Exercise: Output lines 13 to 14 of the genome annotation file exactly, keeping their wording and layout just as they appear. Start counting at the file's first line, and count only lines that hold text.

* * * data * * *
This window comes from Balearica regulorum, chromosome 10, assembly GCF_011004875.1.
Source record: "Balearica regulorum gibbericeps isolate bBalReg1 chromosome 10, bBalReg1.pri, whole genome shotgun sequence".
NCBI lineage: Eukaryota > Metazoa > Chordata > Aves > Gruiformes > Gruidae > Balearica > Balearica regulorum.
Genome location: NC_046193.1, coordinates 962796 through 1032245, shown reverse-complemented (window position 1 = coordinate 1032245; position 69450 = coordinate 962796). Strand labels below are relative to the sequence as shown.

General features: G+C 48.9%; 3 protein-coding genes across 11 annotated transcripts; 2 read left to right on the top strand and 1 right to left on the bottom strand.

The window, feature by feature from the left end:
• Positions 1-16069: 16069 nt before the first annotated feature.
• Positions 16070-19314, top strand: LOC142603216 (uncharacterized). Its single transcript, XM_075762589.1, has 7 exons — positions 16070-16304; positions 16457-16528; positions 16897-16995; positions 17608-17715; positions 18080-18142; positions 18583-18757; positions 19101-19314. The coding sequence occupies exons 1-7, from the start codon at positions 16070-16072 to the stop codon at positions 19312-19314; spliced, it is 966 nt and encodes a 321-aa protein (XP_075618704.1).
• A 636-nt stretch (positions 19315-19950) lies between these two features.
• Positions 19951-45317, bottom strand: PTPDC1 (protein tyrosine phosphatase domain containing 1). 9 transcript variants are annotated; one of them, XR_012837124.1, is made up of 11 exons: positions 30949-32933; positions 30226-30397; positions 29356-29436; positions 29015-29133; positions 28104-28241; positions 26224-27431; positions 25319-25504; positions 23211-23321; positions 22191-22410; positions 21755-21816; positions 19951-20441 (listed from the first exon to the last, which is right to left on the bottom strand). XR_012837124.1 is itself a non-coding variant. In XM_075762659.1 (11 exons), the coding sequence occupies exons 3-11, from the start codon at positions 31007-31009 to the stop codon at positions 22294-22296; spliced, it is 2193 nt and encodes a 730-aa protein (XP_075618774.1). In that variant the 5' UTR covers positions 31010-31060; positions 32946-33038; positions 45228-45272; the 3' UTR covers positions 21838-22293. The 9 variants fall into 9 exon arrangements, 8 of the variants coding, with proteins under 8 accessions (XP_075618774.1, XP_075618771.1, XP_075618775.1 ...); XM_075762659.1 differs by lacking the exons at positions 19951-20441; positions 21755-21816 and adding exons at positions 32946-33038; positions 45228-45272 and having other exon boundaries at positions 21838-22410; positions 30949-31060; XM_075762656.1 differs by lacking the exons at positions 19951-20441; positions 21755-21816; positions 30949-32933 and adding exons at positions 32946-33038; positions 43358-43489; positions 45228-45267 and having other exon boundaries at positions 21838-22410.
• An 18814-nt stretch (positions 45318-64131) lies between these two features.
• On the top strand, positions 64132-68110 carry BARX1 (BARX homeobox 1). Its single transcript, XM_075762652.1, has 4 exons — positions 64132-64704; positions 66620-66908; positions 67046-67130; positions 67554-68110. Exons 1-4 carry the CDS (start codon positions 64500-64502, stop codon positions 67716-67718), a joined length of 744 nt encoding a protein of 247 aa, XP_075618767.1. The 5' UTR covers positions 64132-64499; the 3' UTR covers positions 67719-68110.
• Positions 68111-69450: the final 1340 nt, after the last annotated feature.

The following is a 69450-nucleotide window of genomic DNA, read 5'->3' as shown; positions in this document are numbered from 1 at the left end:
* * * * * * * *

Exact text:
• Positions 68111-69450: the final 1340 nt, after the last annotated feature.

The following is a 69450-nucleotide window of genomic DNA, read 5'->3' as shown; positions in this document are numbered from 1 at the left end: